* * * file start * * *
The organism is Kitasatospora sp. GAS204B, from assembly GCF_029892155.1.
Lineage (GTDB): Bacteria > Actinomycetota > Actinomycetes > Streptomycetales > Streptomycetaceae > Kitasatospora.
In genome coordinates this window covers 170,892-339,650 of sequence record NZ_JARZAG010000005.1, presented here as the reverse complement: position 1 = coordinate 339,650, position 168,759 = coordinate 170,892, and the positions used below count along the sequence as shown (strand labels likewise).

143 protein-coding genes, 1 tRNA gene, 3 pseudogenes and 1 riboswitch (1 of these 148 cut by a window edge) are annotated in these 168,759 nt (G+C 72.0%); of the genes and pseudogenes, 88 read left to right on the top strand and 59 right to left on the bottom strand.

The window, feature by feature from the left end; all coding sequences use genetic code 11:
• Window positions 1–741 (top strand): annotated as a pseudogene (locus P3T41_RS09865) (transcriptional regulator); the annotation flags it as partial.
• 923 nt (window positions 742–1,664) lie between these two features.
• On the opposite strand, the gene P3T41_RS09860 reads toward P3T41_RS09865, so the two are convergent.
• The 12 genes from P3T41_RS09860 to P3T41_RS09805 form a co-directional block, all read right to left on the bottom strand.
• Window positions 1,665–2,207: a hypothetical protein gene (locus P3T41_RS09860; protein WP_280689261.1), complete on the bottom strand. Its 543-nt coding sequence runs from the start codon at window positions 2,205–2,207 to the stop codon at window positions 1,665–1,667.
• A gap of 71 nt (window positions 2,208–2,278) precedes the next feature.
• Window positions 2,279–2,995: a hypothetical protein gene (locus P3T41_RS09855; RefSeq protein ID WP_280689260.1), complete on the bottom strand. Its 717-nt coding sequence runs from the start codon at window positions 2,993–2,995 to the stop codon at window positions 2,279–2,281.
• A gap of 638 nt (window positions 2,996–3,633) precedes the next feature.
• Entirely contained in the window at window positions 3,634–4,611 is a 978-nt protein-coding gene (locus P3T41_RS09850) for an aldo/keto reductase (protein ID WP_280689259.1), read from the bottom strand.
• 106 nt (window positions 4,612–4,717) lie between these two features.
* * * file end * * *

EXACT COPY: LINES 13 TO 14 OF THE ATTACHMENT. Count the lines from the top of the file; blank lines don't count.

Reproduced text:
• A gap of 638 nt (window positions 2,996–3,633) precedes the next feature.
• Entirely contained in the window at window positions 3,634–4,611 is a 978-nt protein-coding gene (locus P3T41_RS09850) for an aldo/keto reductase (protein ID WP_280689259.1), read from the bottom strand.